Doug Polk is catching everything in sight in every big pot it seems, and he now leads Daniel Negreanu by a country mile in the heads-up grudge match.
Polk. one of the game’s top Heads-Up No-Limit Hold’em players doesn’t need much help, but the deck has repeatedly smacked him in the face throughout the challenge. His run of good luck was more obvious during Saturday’s session than in any other so far.
At this point, the odds of Negreanu coming from behind to win are getting slimmer by the day, though strange things can happen in poker. Earlier this year, Phil Galfond rallied from a $900,000 deficit against “VeniVidi1993” to win the first Galfond Challenge.
So, miraculous comebacks can happen in high-stakes heads-up poker. But, “DNegs” is facing arguably the GOAT of HUNL. That means he’s currently facing an uphill battle that may seem insurmountable to most, given that he’s now down nearly 15 buy-ins closing in on what might be the midway point.
Deck Smacks Polk in the Face
Following the Thanksgiving break, Polk held a $264,019 lead through 5,067 hands after having won three straight sessions by more than $115,000. The Upswing Poker founder increased that lead by $332,178 in 684 hands on Saturday, far and away his best session of the match. He now holds a $596,197 lead with 5,751 hands played.
Polk simply couldn’t miss on Day 12, especially in all-in pots. His lengthy stretch of run good began midway through the session when Negreanu — holding A-K — turned the nut straight and Polk, with 4-6, hit runner-runner flush to take down a $108,000 pot. That was one of two times Negreanu lost a big pot with a straight against a rivered flush.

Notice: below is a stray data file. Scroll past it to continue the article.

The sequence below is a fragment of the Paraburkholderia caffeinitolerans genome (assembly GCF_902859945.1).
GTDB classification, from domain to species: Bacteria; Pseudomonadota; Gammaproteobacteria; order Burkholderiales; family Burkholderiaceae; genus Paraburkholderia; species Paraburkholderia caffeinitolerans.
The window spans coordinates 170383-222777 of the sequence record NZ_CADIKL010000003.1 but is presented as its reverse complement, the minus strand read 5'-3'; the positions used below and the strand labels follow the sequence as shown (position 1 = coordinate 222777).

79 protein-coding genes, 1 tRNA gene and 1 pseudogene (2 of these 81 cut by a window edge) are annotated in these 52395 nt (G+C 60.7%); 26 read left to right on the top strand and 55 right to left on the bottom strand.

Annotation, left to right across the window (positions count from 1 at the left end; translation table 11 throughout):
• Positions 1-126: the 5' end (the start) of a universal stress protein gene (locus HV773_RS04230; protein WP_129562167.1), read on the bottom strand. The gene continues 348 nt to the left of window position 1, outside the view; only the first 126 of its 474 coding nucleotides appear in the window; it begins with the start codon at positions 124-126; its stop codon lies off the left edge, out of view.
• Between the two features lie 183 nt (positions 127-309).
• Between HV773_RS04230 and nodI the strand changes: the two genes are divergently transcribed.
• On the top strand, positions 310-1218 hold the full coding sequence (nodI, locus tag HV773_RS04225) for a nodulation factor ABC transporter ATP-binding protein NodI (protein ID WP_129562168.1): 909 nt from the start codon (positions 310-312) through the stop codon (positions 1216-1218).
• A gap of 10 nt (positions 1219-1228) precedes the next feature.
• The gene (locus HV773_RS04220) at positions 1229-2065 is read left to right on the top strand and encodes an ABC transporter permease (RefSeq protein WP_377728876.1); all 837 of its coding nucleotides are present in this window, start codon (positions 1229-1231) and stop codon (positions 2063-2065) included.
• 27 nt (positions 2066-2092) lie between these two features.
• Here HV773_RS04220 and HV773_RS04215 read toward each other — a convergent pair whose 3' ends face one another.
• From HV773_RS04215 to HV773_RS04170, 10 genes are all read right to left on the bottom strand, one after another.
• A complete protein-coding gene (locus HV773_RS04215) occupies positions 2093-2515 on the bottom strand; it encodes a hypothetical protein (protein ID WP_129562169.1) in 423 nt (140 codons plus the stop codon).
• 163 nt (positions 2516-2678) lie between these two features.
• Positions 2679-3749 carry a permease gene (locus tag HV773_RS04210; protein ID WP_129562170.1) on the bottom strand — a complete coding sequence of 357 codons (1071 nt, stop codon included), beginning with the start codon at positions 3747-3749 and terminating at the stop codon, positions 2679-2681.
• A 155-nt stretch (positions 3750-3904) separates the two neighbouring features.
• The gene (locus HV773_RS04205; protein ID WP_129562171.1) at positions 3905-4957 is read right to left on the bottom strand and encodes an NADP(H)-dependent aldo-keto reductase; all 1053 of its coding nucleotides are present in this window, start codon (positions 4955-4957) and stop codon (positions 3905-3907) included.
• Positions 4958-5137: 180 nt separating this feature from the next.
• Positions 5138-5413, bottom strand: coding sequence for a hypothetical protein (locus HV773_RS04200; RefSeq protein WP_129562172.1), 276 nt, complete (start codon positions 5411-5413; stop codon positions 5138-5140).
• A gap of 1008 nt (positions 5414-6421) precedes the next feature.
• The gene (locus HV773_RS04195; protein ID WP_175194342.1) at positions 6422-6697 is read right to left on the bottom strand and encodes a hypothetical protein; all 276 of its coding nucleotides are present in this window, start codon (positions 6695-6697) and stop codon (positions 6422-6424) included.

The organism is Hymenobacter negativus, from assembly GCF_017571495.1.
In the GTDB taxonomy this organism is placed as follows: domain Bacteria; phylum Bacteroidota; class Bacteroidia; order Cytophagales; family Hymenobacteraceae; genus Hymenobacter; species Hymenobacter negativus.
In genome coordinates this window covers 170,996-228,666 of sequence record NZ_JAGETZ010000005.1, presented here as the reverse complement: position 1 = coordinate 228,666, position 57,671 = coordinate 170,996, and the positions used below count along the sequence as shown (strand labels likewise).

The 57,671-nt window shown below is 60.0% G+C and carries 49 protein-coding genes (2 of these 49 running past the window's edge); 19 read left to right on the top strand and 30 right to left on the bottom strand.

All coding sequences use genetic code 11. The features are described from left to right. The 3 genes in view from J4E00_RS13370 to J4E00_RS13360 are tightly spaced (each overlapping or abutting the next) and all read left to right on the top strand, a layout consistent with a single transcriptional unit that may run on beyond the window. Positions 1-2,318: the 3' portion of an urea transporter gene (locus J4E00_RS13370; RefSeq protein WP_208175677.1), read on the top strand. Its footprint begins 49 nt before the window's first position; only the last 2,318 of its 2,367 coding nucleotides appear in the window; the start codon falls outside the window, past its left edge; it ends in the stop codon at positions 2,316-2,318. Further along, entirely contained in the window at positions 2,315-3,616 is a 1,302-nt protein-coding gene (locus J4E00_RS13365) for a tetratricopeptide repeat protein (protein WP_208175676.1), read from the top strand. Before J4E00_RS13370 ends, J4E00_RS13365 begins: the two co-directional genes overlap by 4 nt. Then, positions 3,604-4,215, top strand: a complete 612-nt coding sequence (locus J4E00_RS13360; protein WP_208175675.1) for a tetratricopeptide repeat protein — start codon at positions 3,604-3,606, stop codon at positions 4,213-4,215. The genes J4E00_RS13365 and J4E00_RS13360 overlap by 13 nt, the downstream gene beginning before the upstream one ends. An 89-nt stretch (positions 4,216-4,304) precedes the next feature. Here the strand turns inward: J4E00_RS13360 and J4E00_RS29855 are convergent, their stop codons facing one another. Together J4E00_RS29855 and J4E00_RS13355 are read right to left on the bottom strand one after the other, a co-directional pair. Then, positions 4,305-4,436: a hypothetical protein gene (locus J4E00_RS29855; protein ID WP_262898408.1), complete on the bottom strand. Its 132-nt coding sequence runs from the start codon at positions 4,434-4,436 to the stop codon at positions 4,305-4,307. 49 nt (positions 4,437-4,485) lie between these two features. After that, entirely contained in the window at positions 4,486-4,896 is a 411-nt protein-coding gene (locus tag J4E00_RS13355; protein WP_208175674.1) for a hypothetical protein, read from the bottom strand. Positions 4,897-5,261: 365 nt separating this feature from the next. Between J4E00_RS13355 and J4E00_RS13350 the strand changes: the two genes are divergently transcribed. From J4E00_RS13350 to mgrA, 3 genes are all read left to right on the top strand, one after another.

Polk didn’t win big only because of pure luck, however. The 2017 WSOP High Roller for One Drop champion won a massive pot ($79,000) with Ace-high (A-J) after calling off Negreanu’s all-in bluff bet of $25,000 on the river with K-Q (King-high).
But, for most of the big day, Polk took advantage of pure dumb luck. On the final hand of the session, Negreanu found a golden opportunity to salvage the day with an $80,000 pot, cutting a bit into the deficit. He got his money all-in pre-flop with pocket queens against pocket eights. The flop and turn ran out 7-5-10-9, and Negreanu was unable to fade the 8 on the river. That hand summed up the GGPoker ambassador’s day about as well as anything could.
This match is scheduled to go at least 12,500 hands. The player who is trailing at that point has the option to give up and call it quits, or to force another 12,500 hands to be played. At this point, unless things turn around quickly, it’s hard to imagine this one going the full 25,000 hands.